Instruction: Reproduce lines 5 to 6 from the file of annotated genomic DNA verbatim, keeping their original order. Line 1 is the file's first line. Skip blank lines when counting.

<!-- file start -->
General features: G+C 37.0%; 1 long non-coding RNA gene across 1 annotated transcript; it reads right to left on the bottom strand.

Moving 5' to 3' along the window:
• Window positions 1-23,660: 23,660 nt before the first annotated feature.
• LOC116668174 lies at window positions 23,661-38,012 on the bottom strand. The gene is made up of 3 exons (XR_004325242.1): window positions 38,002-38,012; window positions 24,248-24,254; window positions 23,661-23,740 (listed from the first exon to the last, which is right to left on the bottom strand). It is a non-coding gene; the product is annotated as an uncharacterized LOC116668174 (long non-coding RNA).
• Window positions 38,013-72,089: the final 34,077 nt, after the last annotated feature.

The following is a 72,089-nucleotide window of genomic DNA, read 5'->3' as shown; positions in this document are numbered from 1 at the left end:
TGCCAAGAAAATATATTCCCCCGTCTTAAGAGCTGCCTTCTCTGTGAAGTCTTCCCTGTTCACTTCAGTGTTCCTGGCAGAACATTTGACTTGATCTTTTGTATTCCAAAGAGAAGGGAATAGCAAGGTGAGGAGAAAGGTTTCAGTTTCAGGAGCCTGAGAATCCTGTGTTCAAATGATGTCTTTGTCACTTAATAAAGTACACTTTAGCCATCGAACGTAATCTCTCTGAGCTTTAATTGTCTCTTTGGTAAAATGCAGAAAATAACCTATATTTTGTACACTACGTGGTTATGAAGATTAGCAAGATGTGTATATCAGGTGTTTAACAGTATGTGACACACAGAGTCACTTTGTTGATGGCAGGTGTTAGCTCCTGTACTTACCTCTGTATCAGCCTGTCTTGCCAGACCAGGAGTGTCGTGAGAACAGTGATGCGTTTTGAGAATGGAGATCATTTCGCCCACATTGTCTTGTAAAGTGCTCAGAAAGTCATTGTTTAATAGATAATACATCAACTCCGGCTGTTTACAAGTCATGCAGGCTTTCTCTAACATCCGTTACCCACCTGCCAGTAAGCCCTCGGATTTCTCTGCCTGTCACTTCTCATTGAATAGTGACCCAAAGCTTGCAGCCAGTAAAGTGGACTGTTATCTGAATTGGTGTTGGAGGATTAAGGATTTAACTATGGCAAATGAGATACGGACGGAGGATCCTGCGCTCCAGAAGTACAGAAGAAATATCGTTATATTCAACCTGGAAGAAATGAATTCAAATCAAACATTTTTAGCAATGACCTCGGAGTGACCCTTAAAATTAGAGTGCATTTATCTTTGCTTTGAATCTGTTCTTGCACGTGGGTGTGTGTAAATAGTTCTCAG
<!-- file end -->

• Window positions 38,013-72,089: the final 34,077 nt, after the last annotated feature.

The following is a 72,089-nucleotide window of genomic DNA, read 5'->3' as shown; positions in this document are numbered from 1 at the left end: